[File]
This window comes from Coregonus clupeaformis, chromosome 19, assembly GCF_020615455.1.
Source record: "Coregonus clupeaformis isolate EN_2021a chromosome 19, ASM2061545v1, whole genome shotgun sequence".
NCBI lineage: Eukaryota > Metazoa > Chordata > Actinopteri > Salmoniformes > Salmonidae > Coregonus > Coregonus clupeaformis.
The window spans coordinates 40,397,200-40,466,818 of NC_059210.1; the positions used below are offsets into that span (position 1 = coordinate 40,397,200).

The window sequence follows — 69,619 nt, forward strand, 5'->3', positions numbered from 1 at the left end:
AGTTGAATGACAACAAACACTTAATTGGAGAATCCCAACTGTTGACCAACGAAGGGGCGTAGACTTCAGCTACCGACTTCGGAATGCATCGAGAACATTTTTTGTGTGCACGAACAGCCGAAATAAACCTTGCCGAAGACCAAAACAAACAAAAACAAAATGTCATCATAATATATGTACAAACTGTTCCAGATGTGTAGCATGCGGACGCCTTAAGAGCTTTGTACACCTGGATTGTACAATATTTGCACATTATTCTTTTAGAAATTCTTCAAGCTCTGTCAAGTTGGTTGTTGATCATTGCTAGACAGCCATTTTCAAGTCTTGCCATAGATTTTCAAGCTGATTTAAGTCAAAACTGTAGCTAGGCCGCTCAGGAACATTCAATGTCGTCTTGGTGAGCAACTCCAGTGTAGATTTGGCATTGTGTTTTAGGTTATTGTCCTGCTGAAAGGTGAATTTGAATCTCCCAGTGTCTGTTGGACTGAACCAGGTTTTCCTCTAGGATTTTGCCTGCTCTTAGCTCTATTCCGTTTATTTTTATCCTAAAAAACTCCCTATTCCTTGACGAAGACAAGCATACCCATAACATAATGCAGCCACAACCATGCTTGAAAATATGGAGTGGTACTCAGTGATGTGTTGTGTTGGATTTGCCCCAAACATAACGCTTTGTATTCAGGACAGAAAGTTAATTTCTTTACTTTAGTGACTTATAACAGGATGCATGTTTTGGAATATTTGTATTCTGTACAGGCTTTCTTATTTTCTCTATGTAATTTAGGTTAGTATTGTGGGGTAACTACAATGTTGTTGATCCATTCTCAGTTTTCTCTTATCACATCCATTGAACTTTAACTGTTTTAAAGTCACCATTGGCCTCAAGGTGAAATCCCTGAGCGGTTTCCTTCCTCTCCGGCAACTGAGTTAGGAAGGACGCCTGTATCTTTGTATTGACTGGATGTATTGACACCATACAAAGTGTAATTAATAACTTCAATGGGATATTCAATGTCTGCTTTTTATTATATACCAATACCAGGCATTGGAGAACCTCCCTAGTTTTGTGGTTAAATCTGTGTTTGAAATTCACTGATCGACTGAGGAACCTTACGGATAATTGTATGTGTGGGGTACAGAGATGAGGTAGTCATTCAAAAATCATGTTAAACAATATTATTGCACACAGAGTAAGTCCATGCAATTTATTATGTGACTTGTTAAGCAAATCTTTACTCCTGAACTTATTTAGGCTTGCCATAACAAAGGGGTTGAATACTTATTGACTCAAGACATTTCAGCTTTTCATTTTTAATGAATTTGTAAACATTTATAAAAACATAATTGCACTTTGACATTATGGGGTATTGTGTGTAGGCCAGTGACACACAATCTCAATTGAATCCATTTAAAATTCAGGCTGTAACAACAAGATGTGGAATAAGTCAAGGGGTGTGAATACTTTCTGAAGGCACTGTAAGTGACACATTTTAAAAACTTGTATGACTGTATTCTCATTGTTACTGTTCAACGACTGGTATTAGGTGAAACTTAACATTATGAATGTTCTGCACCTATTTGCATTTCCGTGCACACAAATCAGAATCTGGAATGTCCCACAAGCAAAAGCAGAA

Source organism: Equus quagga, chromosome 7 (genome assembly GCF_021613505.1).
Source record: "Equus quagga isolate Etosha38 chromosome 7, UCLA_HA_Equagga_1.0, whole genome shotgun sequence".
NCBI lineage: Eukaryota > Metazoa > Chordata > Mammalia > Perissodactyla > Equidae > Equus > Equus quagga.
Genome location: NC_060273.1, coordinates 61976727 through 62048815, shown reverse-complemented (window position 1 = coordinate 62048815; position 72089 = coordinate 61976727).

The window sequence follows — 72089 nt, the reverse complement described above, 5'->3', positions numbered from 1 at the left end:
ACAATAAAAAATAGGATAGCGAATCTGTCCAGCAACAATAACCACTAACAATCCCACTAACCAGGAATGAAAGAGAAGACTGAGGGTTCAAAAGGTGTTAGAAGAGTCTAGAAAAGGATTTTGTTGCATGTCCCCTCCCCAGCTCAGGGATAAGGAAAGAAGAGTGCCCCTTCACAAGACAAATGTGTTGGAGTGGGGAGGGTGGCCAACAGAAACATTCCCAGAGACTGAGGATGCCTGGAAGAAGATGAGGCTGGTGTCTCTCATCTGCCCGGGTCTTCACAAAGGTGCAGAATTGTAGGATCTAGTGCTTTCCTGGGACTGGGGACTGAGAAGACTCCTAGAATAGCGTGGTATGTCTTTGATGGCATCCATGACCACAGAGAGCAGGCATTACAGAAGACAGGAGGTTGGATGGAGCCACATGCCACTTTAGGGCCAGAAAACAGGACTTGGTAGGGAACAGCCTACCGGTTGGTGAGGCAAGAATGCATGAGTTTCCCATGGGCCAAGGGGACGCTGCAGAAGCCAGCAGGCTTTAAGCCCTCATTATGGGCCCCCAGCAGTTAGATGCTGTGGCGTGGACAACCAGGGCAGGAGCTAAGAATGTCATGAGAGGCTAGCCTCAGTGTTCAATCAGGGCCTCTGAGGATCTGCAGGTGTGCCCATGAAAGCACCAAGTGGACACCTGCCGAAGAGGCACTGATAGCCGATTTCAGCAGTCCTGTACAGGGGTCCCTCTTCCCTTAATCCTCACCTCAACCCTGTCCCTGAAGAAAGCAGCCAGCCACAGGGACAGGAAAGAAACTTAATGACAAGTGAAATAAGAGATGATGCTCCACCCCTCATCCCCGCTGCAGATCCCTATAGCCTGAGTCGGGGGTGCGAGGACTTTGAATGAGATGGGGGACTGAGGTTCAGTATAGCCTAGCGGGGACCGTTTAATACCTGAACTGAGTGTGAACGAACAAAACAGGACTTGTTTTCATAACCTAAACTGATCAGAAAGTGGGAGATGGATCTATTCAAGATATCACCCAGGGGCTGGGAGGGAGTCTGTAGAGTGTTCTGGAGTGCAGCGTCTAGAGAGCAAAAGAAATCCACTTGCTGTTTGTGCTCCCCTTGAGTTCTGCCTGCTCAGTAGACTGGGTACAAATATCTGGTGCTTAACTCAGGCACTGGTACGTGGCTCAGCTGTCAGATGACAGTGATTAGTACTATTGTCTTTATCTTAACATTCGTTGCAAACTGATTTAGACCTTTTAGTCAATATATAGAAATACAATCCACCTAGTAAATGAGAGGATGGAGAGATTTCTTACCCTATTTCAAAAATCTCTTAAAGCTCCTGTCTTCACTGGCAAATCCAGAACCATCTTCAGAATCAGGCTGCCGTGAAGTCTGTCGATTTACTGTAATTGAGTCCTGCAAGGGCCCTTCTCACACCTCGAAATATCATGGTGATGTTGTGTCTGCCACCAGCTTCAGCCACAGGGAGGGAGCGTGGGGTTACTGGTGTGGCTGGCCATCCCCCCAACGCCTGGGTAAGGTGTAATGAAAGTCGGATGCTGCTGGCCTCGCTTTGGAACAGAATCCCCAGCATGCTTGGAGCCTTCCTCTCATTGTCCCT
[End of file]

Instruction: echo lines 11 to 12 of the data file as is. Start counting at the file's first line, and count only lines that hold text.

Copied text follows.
The window sequence follows — 72089 nt, the reverse complement described above, 5'->3', positions numbered from 1 at the left end:
ACAATAAAAAATAGGATAGCGAATCTGTCCAGCAACAATAACCACTAACAATCCCACTAACCAGGAATGAAAGAGAAGACTGAGGGTTCAAAAGGTGTTAGAAGAGTCTAGAAAAGGATTTTGTTGCATGTCCCCTCCCCAGCTCAGGGATAAGGAAAGAAGAGTGCCCCTTCACAAGACAAATGTGTTGGAGTGGGGAGGGTGGCCAACAGAAACATTCCCAGAGACTGAGGATGCCTGGAAGAAGATGAGGCTGGTGTCTCTCATCTGCCCGGGTCTTCACAAAGGTGCAGAATTGTAGGATCTAGTGCTTTCCTGGGACTGGGGACTGAGAAGACTCCTAGAATAGCGTGGTATGTCTTTGATGGCATCCATGACCACAGAGAGCAGGCATTACAGAAGACAGGAGGTTGGATGGAGCCACATGCCACTTTAGGGCCAGAAAACAGGACTTGGTAGGGAACAGCCTACCGGTTGGTGAGGCAAGAATGCATGAGTTTCCCATGGGCCAAGGGGACGCTGCAGAAGCCAGCAGGCTTTAAGCCCTCATTATGGGCCCCCAGCAGTTAGATGCTGTGGCGTGGACAACCAGGGCAGGAGCTAAGAATGTCATGAGAGGCTAGCCTCAGTGTTCAATCAGGGCCTCTGAGGATCTGCAGGTGTGCCCATGAAAGCACCAAGTGGACACCTGCCGAAGAGGCACTGATAGCCGATTTCAGCAGTCCTGTACAGGGGTCCCTCTTCCCTTAATCCTCACCTCAACCCTGTCCCTGAAGAAAGCAGCCAGCCACAGGGACAGGAAAGAAACTTAATGACAAGTGAAATAAGAGATGATGCTCCACCCCTCATCCCCGCTGCAGATCCCTATAGCCTGAGTCGGGGGTGCGAGGACTTTGAATGAGATGGGGGACTGAGGTTCAGTATAGCCTAGCGGGGACCGTTTAATACCTGAACTGAGTGTGAACGAACAAAACAGGACTTGTTTTCATAACCTAAACTGATCAGAAAGTGGGAGATGGATCTATTCAAGATATCACCCAGGGGCTGGGAGGGAGTCTGTAGAGTGTTCTGGAGTGCAGCGTCTAGAGAGCAAAAGAAATCCACTTGCTGTTTGTGCTCCCCTTGAGTTCTGCCTGCTCAGTAGACTGGGTACAAATATCTGGTGCTTAACTCAGGCACTGGTACGTGGCTCAGCTGTCAGATGACAGTGATTAGTACTATTGTCTTTATCTTAACATTCGTTGCAAACTGATTTAGACCTTTTAGTCAATATATAGAAATACAATCCACCTAGTAAATGAGAGGATGGAGAGATTTCTTACCCTATTTCAAAAATCTCTTAAAGCTCCTGTCTTCACTGGCAAATCCAGAACCATCTTCAGAATCAGGCTGCCGTGAAGTCTGTCGATTTACTGTAATTGAGTCCTGCAAGGGCCCTTCTCACACCTCGAAATATCATGGTGATGTTGTGTCTGCCACCAGCTTCAGCCACAGGGAGGGAGCGTGGGGTTACTGGTGTGGCTGGCCATCCCCCCAACGCCTGGGTAAGGTGTAATGAAAGTCGGATGCTGCTGGCCTCGCTTTGGAACAGAATCCCCAGCATGCTTGGAGCCTTCCTCTCATTGTCCCT